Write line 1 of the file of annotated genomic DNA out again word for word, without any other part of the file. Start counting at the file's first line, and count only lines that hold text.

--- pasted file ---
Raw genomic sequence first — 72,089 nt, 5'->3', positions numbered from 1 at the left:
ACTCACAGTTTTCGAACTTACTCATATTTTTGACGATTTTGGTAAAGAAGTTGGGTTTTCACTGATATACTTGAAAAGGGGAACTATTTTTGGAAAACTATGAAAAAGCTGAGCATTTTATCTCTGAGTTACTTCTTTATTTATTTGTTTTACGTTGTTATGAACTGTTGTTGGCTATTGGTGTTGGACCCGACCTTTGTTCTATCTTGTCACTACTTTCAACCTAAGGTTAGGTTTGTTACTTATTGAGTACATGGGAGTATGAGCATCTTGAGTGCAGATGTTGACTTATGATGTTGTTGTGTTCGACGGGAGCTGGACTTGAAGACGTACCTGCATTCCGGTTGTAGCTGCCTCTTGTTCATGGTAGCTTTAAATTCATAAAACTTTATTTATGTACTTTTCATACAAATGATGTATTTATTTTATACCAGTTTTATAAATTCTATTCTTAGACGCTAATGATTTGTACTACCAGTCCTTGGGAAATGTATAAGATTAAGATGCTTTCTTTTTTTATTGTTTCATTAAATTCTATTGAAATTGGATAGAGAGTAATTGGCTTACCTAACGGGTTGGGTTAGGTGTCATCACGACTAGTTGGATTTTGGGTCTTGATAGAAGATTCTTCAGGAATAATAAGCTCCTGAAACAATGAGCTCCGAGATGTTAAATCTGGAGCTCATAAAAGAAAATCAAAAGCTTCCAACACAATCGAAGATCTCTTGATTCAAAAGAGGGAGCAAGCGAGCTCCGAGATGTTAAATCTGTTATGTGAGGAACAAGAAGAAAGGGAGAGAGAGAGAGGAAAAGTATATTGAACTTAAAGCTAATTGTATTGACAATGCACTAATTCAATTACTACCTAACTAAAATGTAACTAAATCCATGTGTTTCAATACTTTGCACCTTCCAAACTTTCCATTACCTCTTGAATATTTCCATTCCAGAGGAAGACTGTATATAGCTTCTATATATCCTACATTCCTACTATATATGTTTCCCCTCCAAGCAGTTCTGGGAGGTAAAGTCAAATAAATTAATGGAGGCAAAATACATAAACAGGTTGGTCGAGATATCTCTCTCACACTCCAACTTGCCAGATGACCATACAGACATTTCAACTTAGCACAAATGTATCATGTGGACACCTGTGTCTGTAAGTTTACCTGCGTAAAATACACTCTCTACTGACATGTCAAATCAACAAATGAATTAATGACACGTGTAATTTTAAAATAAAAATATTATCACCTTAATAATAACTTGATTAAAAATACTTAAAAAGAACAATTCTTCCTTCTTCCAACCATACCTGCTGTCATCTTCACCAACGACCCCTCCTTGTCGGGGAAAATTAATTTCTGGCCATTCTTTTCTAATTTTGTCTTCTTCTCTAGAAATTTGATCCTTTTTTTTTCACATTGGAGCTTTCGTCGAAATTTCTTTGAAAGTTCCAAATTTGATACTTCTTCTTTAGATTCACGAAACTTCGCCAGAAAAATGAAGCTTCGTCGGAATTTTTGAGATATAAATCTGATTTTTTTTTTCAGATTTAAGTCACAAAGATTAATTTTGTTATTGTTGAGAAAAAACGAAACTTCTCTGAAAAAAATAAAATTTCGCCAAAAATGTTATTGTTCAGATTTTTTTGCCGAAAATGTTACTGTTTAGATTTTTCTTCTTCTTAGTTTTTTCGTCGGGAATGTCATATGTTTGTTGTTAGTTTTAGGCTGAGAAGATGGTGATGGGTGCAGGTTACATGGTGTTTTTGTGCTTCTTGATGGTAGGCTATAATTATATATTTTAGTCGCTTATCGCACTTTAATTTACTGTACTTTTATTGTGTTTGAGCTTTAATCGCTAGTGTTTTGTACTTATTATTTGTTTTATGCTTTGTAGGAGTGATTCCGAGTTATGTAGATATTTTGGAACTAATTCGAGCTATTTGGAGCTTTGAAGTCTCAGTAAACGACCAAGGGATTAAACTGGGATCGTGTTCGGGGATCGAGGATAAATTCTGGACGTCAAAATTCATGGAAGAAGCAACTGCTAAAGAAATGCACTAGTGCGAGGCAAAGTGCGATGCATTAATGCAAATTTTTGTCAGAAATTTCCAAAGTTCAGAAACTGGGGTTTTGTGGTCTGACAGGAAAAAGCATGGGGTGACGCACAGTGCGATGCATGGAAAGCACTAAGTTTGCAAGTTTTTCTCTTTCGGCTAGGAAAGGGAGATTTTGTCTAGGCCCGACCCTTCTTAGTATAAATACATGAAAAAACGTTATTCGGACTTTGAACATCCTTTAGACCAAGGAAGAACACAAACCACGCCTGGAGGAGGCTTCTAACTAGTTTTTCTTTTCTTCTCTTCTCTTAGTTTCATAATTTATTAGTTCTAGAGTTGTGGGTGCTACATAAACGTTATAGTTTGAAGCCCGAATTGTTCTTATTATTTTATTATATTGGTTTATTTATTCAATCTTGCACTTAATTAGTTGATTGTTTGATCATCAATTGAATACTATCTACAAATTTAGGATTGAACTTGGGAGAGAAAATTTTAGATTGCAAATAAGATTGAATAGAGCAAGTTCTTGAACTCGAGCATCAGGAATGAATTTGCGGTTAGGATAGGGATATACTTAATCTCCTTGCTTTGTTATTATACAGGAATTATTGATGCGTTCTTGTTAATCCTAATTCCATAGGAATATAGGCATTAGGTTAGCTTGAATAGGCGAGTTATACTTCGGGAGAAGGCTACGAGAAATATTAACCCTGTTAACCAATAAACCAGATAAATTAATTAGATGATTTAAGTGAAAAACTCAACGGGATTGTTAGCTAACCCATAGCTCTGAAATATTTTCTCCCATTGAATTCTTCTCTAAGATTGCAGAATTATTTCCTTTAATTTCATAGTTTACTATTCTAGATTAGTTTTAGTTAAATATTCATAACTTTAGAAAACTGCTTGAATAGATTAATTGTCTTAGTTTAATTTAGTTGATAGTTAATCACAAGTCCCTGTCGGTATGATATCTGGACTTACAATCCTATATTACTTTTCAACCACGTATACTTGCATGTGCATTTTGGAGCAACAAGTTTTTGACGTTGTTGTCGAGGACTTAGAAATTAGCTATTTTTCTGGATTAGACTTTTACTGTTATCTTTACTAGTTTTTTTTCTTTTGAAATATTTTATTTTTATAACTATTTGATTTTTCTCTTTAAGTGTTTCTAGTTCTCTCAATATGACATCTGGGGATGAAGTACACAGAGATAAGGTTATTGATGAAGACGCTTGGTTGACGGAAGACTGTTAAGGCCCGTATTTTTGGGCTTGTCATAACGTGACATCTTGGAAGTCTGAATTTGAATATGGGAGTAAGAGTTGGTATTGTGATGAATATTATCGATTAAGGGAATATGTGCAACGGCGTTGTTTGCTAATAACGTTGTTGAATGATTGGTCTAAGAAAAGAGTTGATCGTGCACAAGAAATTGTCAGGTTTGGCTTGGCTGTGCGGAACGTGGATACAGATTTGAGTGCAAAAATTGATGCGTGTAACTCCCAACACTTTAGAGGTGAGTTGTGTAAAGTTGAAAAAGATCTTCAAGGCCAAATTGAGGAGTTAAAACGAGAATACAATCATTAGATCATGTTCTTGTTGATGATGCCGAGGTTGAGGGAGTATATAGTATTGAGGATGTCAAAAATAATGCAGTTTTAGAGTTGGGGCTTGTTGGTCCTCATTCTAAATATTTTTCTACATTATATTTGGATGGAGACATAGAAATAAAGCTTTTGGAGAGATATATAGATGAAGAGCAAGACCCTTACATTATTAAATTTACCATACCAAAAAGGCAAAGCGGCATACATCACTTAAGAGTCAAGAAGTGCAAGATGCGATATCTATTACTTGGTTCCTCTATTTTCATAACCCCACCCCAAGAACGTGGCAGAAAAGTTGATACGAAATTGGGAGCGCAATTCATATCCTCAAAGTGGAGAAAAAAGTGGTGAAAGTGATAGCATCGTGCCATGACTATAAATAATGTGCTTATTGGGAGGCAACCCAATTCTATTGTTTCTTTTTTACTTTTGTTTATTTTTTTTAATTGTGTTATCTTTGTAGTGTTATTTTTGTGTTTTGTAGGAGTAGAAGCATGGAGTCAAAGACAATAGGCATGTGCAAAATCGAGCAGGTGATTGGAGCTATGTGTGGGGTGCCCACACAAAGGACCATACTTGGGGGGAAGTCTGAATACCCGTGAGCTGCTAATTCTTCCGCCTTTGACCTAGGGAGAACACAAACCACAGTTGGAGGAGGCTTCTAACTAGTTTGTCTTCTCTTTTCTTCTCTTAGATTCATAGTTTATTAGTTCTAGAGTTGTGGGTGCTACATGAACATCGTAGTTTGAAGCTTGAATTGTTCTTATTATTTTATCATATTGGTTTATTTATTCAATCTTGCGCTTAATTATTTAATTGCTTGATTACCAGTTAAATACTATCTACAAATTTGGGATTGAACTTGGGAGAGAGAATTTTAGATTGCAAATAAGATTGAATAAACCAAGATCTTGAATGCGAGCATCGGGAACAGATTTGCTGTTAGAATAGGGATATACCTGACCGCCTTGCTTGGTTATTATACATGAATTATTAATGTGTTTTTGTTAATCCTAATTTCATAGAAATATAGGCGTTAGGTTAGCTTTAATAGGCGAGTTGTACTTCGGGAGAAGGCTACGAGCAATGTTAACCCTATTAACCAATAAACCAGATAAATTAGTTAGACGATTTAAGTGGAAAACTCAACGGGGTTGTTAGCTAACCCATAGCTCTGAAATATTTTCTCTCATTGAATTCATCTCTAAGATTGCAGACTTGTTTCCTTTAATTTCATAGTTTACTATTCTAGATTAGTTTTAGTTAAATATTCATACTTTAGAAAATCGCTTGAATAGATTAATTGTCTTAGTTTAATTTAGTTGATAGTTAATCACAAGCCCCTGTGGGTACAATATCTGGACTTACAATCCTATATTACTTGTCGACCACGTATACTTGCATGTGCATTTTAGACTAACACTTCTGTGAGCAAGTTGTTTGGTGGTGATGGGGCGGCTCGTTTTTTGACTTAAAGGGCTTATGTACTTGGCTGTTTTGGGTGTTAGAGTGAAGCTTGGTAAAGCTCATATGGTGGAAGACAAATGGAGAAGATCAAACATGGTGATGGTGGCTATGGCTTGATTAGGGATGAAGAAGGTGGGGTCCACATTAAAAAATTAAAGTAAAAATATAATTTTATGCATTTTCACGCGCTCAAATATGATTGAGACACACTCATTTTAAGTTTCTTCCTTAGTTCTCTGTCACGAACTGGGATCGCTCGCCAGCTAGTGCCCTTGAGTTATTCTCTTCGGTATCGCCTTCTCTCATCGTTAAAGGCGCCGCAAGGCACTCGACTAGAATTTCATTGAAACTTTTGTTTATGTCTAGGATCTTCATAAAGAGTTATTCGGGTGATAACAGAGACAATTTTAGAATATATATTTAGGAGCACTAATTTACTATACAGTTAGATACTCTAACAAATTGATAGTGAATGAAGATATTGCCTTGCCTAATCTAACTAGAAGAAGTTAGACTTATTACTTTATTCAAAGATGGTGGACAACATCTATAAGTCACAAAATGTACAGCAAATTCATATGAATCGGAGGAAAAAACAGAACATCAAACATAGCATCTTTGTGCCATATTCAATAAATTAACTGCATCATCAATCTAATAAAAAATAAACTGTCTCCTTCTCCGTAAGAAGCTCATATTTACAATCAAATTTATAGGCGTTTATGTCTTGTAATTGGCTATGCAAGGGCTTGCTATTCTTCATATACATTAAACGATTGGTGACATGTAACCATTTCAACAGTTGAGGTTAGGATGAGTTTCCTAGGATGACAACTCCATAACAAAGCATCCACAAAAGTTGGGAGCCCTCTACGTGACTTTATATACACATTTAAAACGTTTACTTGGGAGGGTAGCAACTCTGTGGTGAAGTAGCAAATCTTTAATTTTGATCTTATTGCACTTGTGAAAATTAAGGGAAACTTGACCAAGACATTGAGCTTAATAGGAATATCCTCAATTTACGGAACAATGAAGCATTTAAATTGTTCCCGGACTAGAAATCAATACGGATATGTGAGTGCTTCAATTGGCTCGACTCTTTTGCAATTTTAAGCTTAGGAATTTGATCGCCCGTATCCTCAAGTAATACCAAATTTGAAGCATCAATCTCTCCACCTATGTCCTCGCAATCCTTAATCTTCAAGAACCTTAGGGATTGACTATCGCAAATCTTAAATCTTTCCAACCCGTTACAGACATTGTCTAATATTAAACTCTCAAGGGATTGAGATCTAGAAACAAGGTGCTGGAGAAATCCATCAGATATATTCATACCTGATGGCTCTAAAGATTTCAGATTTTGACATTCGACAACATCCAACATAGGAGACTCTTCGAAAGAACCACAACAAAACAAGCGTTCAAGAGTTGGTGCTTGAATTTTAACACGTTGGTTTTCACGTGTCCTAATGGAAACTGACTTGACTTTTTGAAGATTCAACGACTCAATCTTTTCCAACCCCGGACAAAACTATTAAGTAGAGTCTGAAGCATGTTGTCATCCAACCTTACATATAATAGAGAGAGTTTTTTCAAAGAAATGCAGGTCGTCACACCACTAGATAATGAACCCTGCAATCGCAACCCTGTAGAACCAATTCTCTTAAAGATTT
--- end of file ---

Raw genomic sequence first — 72,089 nt, 5'->3', positions numbered from 1 at the left: